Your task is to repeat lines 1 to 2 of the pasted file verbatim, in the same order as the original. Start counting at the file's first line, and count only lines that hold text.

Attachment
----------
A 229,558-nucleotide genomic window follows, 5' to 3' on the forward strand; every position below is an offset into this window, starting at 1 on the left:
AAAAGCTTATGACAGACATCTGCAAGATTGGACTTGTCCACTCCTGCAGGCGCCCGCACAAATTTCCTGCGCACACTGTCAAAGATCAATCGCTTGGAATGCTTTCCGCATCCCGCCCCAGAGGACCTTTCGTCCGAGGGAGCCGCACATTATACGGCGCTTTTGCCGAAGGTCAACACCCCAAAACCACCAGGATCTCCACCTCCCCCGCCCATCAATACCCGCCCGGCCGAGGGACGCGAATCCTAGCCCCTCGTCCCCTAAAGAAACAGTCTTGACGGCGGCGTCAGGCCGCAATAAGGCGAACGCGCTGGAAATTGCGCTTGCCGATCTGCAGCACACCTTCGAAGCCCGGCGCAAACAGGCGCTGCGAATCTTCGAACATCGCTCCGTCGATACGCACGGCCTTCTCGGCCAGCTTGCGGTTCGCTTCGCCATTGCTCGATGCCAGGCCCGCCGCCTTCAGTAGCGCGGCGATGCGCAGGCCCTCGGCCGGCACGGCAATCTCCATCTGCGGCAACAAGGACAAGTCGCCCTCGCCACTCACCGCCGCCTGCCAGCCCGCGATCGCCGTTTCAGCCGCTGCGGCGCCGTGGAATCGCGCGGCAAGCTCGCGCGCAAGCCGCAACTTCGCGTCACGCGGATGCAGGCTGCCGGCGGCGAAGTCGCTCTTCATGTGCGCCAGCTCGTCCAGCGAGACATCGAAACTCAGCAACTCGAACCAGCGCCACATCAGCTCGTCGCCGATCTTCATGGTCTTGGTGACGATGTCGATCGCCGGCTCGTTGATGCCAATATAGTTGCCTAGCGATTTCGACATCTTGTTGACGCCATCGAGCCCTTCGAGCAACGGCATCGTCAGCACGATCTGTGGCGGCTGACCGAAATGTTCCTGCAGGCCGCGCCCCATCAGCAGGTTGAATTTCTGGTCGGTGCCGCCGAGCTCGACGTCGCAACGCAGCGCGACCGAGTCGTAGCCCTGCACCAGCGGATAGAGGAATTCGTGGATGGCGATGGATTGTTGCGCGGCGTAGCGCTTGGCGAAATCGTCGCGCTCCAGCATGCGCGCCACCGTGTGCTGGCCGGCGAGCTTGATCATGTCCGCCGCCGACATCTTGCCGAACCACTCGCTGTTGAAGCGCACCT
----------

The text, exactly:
A 229,558-nucleotide genomic window follows, 5' to 3' on the forward strand; every position below is an offset into this window, starting at 1 on the left:
AAAAGCTTATGACAGACATCTGCAAGATTGGACTTGTCCACTCCTGCAGGCGCCCGCACAAATTTCCTGCGCACACTGTCAAAGATCAATCGCTTGGAATGCTTTCCGCATCCCGCCCCAGAGGACCTTTCGTCCGAGGGAGCCGCACATTATACGGCGCTTTTGCCGAAGGTCAACACCCCAAAACCACCAGGATCTCCACCTCCCCCGCCCATCAATACCCGCCCGGCCGAGGGACGCGAATCCTAGCCCCTCGTCCCCTAAAGAAACAGTCTTGACGGCGGCGTCAGGCCGCAATAAGGCGAACGCGCTGGAAATTGCGCTTGCCGATCTGCAGCACACCTTCGAAGCCCGGCGCAAACAGGCGCTGCGAATCTTCGAACATCGCTCCGTCGATACGCACGGCCTTCTCGGCCAGCTTGCGGTTCGCTTCGCCATTGCTCGATGCCAGGCCCGCCGCCTTCAGTAGCGCGGCGATGCGCAGGCCCTCGGCCGGCACGGCAATCTCCATCTGCGGCAACAAGGACAAGTCGCCCTCGCCACTCACCGCCGCCTGCCAGCCCGCGATCGCCGTTTCAGCCGCTGCGGCGCCGTGGAATCGCGCGGCAAGCTCGCGCGCAAGCCGCAACTTCGCGTCACGCGGATGCAGGCTGCCGGCGGCGAAGTCGCTCTTCATGTGCGCCAGCTCGTCCAGCGAGACATCGAAACTCAGCAACTCGAACCAGCGCCACATCAGCTCGTCGCCGATCTTCATGGTCTTGGTGACGATGTCGATCGCCGGCTCGTTGATGCCAATATAGTTGCCTAGCGATTTCGACATCTTGTTGACGCCATCGAGCCCTTCGAGCAACGGCATCGTCAGCACGATCTGTGGCGGCTGACCGAAATGTTCCTGCAGGCCGCGCCCCATCAGCAGGTTGAATTTCTGGTCGGTGCCGCCGAGCTCGACGTCGCAACGCAGCGCGACCGAGTCGTAGCCCTGCACCAGCGGATAGAGGAATTCGTGGATGGCGATGGATTGTTGCGCGGCGTAGCGCTTGGCGAAATCGTCGCGCTCCAGCATGCGCGCCACCGTGTGCTGGCCGGCGAGCTTGATCATGTCCGCCGCCGACATCTTGCCGAACCACTCGCTGTTGAAGCGCACCT